Other long-ago technical decisions now loom large. When computers were in their infancy, programmers saved space by feeding only the last two digits of the year into computers’ clocks; that prompted widespread fear that the world’s computer infrastructure would collapse at the turn of the millennium; that prompted the Federal Reserve and other central banks to flood the market with cheap money, just in case; that fuelled the boom and bust in technology stocks; that prompted fears of a downturn and led to even cheaper money from the Fed; and that made all kinds of manoeuvrings in the credit market possible that would not have made sense had base rates been higher. We are learning about the consequences of that one too.
Is this really true? Did the Fed systematically lower interest rates for fear of a worldwide meltdown should PCs fail to wake up at 00:00 on 01/01/00?
It certainly makes sense that fears about Y2K could have led to a liquidity crisis. Worries about cash machines not working on January 1st led deposit banks to fear mass withdrawals at the end of 1999. Companies may have had similar fears and could have been reluctant to buy other corporations' short term commercial paper, especially if it came due at the turn of the millennium. In a bid to have cash on hand to satisfy both retail and corporate customers, banks may have sought to exchange illiquid, long term securities for shorter term government bonds.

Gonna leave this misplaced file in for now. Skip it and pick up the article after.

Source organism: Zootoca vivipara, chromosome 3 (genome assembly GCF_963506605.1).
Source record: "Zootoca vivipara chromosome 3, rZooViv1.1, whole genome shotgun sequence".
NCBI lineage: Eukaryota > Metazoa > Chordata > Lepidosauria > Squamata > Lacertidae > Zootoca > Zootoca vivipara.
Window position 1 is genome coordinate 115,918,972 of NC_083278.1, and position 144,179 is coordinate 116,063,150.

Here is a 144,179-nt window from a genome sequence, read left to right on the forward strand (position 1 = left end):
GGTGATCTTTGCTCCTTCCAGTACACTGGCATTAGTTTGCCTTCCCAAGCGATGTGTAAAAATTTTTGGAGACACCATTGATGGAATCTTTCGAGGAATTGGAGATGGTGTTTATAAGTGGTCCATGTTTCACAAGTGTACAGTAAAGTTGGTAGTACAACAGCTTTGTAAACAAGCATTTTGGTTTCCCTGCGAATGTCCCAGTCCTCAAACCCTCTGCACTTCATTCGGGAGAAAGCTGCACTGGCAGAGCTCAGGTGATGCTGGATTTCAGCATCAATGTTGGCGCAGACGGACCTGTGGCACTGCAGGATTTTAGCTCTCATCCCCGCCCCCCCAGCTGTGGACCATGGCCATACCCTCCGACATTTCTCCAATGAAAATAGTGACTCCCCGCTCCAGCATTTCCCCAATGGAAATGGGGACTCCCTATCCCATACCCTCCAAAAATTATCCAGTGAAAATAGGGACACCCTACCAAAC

Such fears are nothing out of the ordinary. Indeed, a very similar set of concerns is responsible for the subzero conditions in the money markets at the present moment. However, the evidence suggests the Fed's policy in 99/00 was well off-trend. This graph shows the growth in the monetary base since 1985:
Source: Von Mises' Institute (http://mises.org/story/2936)
You can clearly see a sharp rise in the growth of the monetary base in 1999 and a correspondingly sharp contraction in the year 2000. That is to say, the Fed lowered rates and then returned them to almost exactly their pre-Y2K fear levels. Indeed, target levels were actually rising throughout the period. If Authers is right, what central bankers thought was a surgical intervention to allay a specific concern clearly had an unintended consequence, for which only now are we paying. If nothing else, this suggests using monetary policy in such a way is fraught with danger.